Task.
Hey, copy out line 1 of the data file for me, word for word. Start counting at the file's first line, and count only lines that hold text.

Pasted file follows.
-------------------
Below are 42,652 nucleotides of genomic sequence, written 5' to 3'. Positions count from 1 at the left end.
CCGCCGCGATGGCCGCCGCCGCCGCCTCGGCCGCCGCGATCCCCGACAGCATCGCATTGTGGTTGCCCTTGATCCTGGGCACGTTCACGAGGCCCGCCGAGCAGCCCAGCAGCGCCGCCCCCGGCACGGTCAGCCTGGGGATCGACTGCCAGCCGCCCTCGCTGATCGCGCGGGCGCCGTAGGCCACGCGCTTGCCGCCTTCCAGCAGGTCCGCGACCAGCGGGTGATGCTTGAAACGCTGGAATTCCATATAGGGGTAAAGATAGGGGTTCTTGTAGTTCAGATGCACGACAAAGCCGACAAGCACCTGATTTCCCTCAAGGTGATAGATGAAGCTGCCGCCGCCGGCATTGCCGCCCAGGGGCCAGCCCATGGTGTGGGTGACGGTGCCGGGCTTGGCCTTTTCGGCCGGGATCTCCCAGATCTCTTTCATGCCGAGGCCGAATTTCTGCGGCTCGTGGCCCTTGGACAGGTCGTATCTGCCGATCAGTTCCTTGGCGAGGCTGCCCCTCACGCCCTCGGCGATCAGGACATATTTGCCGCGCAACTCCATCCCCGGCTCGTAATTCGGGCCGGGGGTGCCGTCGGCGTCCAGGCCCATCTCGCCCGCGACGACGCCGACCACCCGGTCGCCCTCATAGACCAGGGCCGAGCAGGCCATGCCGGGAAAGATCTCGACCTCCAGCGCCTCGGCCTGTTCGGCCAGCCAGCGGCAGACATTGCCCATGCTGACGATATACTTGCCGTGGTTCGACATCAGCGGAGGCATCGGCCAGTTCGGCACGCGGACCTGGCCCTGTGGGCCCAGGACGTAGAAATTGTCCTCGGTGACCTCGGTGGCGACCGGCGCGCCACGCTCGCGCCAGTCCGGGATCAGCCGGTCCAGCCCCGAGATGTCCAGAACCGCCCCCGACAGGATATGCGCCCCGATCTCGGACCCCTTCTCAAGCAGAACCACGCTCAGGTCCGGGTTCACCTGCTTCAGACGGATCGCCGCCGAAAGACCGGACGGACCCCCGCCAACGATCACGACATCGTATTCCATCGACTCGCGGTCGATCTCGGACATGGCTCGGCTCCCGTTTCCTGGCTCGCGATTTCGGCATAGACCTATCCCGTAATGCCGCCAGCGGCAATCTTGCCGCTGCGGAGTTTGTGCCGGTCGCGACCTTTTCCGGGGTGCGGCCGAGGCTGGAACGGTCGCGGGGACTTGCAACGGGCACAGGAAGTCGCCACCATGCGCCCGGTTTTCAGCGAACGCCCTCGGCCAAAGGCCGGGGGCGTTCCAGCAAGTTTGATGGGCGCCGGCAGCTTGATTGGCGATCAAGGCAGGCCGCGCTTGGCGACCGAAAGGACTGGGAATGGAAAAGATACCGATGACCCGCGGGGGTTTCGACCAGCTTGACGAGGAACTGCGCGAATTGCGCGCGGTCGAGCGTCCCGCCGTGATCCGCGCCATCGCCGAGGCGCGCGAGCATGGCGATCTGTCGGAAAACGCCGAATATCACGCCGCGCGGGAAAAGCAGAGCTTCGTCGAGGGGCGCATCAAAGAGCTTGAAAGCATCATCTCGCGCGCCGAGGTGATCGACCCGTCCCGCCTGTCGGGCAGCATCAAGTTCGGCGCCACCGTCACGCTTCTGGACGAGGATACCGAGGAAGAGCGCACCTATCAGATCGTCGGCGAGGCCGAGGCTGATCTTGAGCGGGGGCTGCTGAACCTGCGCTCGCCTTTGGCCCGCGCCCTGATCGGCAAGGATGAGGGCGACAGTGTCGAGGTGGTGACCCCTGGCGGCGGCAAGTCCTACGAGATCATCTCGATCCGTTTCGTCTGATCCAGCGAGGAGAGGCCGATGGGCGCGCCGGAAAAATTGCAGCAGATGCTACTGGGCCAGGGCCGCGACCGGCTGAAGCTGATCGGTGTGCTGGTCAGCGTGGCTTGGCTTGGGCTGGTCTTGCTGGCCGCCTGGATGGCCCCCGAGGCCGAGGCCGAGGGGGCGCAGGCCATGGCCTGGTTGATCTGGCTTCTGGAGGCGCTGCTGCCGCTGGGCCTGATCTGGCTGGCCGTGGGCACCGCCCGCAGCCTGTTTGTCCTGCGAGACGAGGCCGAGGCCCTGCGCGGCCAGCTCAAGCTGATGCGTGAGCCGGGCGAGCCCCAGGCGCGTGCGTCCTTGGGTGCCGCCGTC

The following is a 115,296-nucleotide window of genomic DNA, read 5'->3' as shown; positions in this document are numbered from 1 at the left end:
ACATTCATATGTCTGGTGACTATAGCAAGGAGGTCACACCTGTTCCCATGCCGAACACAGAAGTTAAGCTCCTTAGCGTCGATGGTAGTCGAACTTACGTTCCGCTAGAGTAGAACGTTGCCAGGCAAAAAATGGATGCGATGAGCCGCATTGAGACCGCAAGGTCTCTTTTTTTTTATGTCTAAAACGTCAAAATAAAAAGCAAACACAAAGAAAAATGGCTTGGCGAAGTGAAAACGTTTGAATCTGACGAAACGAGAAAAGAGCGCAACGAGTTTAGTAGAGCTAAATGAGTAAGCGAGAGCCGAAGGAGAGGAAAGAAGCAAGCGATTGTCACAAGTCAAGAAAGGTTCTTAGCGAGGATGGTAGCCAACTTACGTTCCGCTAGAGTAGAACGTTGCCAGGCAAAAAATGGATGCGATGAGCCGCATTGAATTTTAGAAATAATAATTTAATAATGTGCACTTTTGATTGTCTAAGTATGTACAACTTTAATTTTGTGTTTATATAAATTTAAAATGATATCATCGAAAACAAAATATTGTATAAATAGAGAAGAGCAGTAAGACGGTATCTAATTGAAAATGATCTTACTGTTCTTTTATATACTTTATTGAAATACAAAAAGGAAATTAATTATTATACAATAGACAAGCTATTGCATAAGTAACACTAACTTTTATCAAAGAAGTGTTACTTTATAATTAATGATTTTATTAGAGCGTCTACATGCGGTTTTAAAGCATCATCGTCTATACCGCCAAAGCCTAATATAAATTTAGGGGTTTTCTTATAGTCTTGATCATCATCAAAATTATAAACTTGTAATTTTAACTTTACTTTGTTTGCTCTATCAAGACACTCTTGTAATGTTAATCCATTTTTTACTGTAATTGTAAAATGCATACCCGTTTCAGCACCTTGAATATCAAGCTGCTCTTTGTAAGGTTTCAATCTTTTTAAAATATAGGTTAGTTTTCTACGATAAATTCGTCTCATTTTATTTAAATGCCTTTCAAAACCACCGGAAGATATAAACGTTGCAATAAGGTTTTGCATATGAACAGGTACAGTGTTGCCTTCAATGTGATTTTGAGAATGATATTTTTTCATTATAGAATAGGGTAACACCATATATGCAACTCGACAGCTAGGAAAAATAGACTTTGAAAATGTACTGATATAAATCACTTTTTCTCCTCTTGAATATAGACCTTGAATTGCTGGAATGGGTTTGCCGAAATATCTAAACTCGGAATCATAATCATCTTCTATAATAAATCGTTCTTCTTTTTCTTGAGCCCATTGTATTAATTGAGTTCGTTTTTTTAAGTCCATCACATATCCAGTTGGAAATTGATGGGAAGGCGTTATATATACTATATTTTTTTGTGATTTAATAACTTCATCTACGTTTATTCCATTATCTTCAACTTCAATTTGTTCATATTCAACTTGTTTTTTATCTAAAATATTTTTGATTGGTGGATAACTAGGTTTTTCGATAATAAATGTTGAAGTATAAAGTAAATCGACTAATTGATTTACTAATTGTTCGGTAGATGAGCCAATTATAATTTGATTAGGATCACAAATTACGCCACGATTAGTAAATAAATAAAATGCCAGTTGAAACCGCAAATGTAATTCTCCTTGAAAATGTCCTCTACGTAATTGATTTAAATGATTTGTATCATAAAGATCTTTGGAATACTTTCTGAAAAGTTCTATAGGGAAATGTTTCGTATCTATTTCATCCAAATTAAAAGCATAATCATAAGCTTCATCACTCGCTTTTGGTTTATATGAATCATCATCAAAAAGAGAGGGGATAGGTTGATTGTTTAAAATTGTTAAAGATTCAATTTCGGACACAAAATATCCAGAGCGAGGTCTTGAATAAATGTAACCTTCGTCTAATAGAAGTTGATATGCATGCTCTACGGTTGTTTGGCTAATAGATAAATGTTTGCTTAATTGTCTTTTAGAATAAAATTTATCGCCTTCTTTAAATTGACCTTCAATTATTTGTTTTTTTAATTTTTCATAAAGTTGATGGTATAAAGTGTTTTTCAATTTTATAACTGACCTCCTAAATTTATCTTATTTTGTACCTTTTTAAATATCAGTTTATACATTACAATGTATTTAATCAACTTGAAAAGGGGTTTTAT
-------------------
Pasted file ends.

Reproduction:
Below are 42,652 nucleotides of genomic sequence, written 5' to 3'. Positions count from 1 at the left end.